The present invention can also be used in embodiments having a linear geometry. For example, the null flux coils 2 can be laid vertically along a track 40, as illustrated in FIG. 16 and FIG. 17. The passive null flux coils 2 can be located between current-carrying conductors, such as the T-shaped conductors shown in FIG. 16. The conductors create a linear force to propel a vehicle along the track 40, in a manner like that shown in corresponding U.S. patent application Ser. No. 07/835,186 titled "Propulsion System for a Magnetically Movable Vehicle," which is incorporated by reference herein
In the configuration of the present invention shown in FIG. 17, first member 4 can be considered equivalent to a support structure on which track 40 is mounted, and second member 6 can be considered equivalent to a vehicle such as a maglev train.
In a preferred linear embodiment for a maglev train, three phase current travels in three lines along the support structure (first member 4), and preferably via brushes to the train (second member 6). After transforming and rectifying this current, a separate set of brushes is used to send current down one of the T-shaped conductors and back another electrically connected T-shaped conductor, etc. to power segments of the track 40.
The train (second member 6) is both levitated and stabilized laterally by the same passive null flux coils 2 and flux paths. Two parallel sections of the track 40 shown in FIG. 16 can be used to provide additional stability to the train. FIG. 17 shows the transverse magnetic source 16 and the repulsive magnetic source 18 in a horizontal configuration embedded within the train. The transverse magnetic sources 16 act to produce a lift and a propulsion field. The repulsion magnetic sources 18 act to stabilize the train laterally (from side to side).
A one or two rail system can be made with the rail(s) traversing a small, circular path, so that a vehicle traversing the path would function as a centrifuge. (Note that a plurality of such vehicles, joined about an axle, would form a rotor in a rotational embodiment of the present invention.)
An alternative to using permanent magnets, energized coils, or the like, for either the transverse or the repulsive magnetic field sources 16 and 18 is shown in FIG. 18. It is an electromagnet 44, which can perform the same role as the transverse magnetic field source 16 or the repulsion magnetic field source 18 depending how its mate (if any) is oriented. The electromagnet 44 can be a channel electromagnet comprised of iron wrapped with a winding of superconducting wire 42.
In addition to a superconducting coil, superconducting magnets, such as a high temperature VIME (Very Incomplete Meisner Effect) magnet, provide another alternative for the magnetic field sources 16 and 18 of the present invention.
While this invention has been particularly shown and described with reference to preferred embodiments, it will be readily appreciated by those of ordinary skill in the art that various changes and modifications may be made without departing from the spirit and scope of the present invention. For example, and of particular note, the aforementioned embodiments can be modified to switch the sources of the flux with the null flux coil to achieve the equivalent result with only self-evident structural modification. So, for a more particular example, two spinning rotors with flux sources can point flux toward a circular path of stationary null flux coils. Similarly, in a linear embodiment, the null flux coils can be on the vehicle while the rail is comprised of flux sources. Though equivalent in principle, each may have its advantages and disadvantages for particular applications. The present invention, therefore, should not be viewed as being limited to the specific examples detailed in the forgoing. Instead, it is contemplated that the appended claims be interpreted as including the foregoing and other changes, modifications, and equivalents.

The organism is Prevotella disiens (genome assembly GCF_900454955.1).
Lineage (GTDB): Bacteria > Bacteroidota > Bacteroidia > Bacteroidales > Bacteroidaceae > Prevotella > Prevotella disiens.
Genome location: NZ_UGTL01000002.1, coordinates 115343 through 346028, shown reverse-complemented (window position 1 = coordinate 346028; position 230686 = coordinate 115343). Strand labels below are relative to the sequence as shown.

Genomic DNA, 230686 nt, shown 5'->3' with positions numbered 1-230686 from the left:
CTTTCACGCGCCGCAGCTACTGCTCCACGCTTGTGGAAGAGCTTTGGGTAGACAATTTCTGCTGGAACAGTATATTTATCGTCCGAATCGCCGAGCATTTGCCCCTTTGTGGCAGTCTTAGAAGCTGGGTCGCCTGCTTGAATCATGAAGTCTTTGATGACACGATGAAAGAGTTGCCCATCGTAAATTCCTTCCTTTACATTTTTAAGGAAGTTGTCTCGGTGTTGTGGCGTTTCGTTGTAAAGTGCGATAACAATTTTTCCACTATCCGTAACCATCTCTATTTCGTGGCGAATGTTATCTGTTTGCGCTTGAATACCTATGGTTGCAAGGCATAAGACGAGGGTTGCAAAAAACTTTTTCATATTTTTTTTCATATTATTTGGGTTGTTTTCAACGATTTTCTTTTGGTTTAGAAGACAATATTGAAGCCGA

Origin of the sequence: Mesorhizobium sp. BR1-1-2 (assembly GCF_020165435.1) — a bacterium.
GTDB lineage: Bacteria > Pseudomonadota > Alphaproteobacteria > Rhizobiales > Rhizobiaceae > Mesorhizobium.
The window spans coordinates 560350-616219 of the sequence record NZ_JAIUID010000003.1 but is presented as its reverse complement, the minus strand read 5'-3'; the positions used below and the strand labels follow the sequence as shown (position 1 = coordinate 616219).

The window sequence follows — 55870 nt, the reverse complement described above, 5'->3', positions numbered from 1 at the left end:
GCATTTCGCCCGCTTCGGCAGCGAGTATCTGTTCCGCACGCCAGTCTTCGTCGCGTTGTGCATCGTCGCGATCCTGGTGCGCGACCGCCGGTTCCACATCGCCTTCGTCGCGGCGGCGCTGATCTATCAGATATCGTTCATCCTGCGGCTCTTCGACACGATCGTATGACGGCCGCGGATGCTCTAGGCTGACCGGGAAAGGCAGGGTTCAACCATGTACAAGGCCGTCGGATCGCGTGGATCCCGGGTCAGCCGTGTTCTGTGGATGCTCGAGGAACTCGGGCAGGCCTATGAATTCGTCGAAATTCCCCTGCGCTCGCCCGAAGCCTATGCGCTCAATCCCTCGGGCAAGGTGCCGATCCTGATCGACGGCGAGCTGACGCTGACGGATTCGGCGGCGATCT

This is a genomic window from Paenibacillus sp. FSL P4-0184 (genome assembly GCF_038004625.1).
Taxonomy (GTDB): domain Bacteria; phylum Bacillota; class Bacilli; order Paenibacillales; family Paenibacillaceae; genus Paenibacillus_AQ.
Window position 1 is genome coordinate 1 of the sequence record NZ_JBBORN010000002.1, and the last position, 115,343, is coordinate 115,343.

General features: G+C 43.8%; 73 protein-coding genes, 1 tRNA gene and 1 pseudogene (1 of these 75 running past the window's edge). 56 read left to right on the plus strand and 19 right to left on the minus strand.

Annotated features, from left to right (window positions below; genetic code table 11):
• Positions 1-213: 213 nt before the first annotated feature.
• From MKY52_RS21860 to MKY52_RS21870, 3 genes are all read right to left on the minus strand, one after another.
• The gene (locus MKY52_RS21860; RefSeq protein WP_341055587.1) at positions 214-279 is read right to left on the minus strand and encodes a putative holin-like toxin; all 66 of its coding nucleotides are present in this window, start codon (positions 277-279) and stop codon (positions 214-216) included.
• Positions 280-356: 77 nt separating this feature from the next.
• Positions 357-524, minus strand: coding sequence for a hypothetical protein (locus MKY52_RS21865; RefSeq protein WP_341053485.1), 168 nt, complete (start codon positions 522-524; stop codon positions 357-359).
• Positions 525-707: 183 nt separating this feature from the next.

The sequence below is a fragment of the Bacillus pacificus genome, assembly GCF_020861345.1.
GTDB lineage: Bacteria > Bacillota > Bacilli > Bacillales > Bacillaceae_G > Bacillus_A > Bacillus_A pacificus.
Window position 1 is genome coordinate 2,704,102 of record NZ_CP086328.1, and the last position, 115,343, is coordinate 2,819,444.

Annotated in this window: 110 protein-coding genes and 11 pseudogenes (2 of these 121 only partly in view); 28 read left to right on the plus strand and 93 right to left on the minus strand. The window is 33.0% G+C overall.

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|U.S. Classification||310/90.5, 310/154.05, 74/573.11, 310/156.01, 384/123|
|International Classification||B60L13/04, H02N15/02, F16C39/06|
|Cooperative Classification||Y10T74/2123, H02N15/02, B60L13/04, F16C32/0436, B60L2200/26|
|European Classification||F16C32/04M2S, H02N15/02, B60L13/04|
|Sep 25, 1995||AS||Assignment|
Owner name: PARK SQUARE, INC., GEORGIA
Free format text: ASSIGNMENT OF ASSIGNORS INTEREST;ASSIGNOR:DAVEY, KENT R.;REEL/FRAME:007640/0023
Effective date: 19930910
|Sep 8, 1997||AS||Assignment|
Owner name: AMERICAN MAGLEV TECHNOLOGY, INC., GEORGIA
Free format text: ASSIGNMENT OF ASSIGNORS INTEREST;ASSIGNOR:PARK SQUARE INC.;REEL/FRAME:008698/0023
Effective date: 19970825
|Jul 27, 1999||REMI||Maintenance fee reminder mailed|
|Mar 14, 2000||FP||Expired due to failure to pay maintenance fee|
Effective date: 20000102
|Jun 14, 2001||FPAY||Fee payment|
Year of fee payment: 4
|Jun 14, 2001||SULP||Surcharge for late payment|
|Aug 7, 2001||PRDP||Patent reinstated due to the acceptance of a late maintenance fee|
Effective date: 20010622
|Dec 6, 2001||AS||Assignment|
|Jul 14, 2003||FPAY||Fee payment|
Year of fee payment: 8
|Jul 11, 2007||REMI||Maintenance fee reminder mailed|
|Jan 2, 2008||LAPS||Lapse for failure to pay maintenance fees|
|Feb 19, 2008||FP||Expired due to failure to pay maintenance fee|
Effective date: 20080102